Typically, a transition metal selected from the group consisting of iron, nickel, aluminum, titanium, cromium, zinc, copper or vanadium is incorporated within the tool and/or workpiece, and is most usually incorporated within the cutting tool in metal cutting, drilling, grinding and other fabricating operations. Oftentimes, the cutting tool is a bit which is applied to the workpiece (the piece of metal which is being cut, drilled, ground, etc.) with intense pressures, resulting in high heats of friction. Often times, the contact between the cutting tool and the workpiece is on the order of many minutes or hours at a time. Thus, the cooling fluid can be maintained in substantial contact with the transition metal by either incorporating a transition metal within the cutting tool and/or workpiece, or by adding a sufficient amount of a transition metal complex such as an iron complex to the mixture to catalyze the reaction. An alloy containing a sufficient amount of one or more of these transition metals combined with some other non-transition metal may be used.
The tool is operated while substantial contact between the tool and the fluid is maintained during fabrication of the workpiece. Typically, the cooling fluid flows down the sides of the tool, preferably a cutting tool and most preferably a bit, so that it contacts the tip of the tool or bit during fabrication. Normally the cooling fluid is delivered through a tube or other conduit means to the cutting tool and is allowed to merely flow down the sides of the cutting tool to a location where the cutting tool contacts the workpiece. Also, some tools are hollowed to allow injection of the fluid through the center of the tool to the tip of the tool. Any number of methods of application of the cooling fluid to the cutting tool will be apparent to one of ordinary skill in the art.
The cooling fluids of this invention exhibit rather remarkable and unusual properties compared to other known cooling fluids. Specifically there appears to be some type of an endothermic phenomena exhibited by the cooling fluid when it is in contact with the cutting tool and the workpiece whereby an unexpected cooling occurs. For purposes of this specification it is theorized that there is an endothermic reaction between the various components of the cooling fluid that unexpectedly cool the cutting tool and/or the workpiece.
The endothermic chemical reaction that is believed to be taking place is outlined below for one particular combination of components: methyl salicylate, camphor and methanol. ##STR1##
As the heat of friction between the tool and the workpiece increases, the methyl salicylate and camphor of the cooling fluid, in combination with the iron and methanol, produce an unstable product which then, somewhere between 140° F. and 250° F., vaporizes at least some of the methanol and produces a stable compound with a high boiling point which remains in the liquid state--spiro[bornane-2, 2'-4'-lacto-1',3', dioxanapthalene]. The constant heat of friction supplies the energy and heat necessary in order for the reaction to form the spiro compound. The heat build-up occurs primary at the cutting tip of the bit. As the heat increases, and the mixture contacts the heated tool and/or workpiece the reaction occurs. Sensible heat from the friction between the tool and the workpiece is absorbed or taken up by the resulting endothermic reaction. If the initiate the reaction and thus more reaction occurs, which thereby results in more heat absorbed and thus an overall temperature limitation as a result of the cooling effect.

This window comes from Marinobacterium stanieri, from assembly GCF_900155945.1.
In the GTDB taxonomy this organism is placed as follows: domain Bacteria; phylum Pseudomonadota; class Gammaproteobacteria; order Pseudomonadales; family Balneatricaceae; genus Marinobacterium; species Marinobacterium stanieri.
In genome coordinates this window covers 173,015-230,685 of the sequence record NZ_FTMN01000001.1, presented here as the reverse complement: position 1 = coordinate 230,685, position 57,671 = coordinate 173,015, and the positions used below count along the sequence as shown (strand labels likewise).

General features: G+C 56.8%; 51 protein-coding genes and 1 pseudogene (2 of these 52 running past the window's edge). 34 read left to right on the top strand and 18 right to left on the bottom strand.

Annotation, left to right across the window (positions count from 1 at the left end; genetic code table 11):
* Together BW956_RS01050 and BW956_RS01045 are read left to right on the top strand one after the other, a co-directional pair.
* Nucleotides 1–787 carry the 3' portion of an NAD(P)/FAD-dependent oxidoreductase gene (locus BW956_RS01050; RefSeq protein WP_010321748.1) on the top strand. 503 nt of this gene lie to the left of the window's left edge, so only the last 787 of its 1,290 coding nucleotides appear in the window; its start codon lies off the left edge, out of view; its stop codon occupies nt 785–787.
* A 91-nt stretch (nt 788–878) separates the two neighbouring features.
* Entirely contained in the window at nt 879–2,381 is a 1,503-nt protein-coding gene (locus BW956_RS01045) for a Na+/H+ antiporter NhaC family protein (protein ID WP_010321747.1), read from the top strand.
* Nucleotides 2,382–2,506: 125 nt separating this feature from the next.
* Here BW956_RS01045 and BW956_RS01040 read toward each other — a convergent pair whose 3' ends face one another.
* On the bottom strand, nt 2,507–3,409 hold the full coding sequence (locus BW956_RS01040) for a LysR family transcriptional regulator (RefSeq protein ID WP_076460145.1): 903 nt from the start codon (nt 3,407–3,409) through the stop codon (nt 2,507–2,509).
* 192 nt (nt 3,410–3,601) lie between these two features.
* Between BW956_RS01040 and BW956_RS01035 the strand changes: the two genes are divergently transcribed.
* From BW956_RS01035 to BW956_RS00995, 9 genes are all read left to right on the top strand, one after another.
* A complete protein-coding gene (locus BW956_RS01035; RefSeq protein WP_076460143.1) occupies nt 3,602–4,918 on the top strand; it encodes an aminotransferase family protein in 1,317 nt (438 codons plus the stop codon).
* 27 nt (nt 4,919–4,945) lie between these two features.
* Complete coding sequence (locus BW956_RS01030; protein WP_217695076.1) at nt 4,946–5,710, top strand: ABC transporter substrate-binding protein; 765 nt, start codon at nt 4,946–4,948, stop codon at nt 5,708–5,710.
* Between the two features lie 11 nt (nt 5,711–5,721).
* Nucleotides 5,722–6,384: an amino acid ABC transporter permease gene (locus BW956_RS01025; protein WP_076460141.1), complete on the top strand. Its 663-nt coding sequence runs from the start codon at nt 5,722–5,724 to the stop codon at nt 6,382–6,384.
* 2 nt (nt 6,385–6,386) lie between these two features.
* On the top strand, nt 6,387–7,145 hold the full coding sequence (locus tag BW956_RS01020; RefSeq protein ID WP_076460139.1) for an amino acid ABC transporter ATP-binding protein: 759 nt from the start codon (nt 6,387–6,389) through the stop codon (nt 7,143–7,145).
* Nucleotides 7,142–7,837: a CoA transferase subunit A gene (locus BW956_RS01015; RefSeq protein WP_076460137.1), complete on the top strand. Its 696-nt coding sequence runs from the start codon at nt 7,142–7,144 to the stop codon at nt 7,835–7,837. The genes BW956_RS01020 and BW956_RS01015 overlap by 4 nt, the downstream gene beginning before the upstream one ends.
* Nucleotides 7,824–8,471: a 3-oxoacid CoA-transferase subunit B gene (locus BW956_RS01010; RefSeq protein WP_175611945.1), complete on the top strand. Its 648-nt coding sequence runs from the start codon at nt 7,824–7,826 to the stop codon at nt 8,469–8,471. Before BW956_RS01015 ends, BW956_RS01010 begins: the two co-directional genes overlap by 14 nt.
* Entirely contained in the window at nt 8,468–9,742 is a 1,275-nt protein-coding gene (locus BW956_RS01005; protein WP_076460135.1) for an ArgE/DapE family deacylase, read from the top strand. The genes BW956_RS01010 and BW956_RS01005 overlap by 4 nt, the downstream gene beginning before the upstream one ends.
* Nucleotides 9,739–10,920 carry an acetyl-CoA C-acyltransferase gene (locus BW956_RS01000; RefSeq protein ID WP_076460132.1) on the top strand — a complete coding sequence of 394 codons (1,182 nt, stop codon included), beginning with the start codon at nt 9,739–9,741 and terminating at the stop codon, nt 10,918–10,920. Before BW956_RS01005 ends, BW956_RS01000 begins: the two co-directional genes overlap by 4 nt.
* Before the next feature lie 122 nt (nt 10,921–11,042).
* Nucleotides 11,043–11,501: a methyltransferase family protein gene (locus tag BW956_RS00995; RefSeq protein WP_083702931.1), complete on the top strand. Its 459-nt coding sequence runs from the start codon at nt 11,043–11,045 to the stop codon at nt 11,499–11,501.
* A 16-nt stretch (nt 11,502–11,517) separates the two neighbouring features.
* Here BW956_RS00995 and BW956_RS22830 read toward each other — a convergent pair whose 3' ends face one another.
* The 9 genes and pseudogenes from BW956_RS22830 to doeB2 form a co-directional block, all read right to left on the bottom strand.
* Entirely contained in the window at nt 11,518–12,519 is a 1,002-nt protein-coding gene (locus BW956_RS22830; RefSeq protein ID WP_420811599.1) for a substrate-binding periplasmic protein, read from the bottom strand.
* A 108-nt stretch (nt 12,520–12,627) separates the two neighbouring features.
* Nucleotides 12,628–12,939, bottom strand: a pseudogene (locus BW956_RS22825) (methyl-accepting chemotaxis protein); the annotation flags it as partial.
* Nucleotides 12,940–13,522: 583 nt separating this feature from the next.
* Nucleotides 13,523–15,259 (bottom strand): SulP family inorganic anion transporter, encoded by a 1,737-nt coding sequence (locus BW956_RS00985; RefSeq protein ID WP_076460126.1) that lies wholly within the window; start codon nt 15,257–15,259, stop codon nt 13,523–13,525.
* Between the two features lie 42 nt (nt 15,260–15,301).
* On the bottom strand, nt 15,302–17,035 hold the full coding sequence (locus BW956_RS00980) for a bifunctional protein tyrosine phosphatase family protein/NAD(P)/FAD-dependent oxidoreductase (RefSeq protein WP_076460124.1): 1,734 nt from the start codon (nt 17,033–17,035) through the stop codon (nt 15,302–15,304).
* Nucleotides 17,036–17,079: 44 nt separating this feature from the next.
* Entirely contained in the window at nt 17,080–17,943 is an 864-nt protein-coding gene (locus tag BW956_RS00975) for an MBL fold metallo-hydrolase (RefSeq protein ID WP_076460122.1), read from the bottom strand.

Since the evaporation of methanol uses energy, the evaporation provides some of the cooling effect as does "flooding" of the tool with the fluid. However, the substantive cooling effect of this reaction, and indeed, the ability of the tool to sometimes withstand two or more times the pressure that can usually be withstood with use of other cooling fluids can be attributed to the unique occurrence of an endothermic reaction where heat from the heat of friction between the tool and workpiece serves to catalyze a reaction between the fluid and the transition metal. The additional heat that is produced results in more heat being available for use to further the reaction and to produce the spiro compound and methanol vapor, which then results in unexpected cooling of the tool and/or workpiece above and beyond the cooling that takes place from the ordinary cooling mechanisms and heat transfer principles of flooding a hot item with a cold fluid.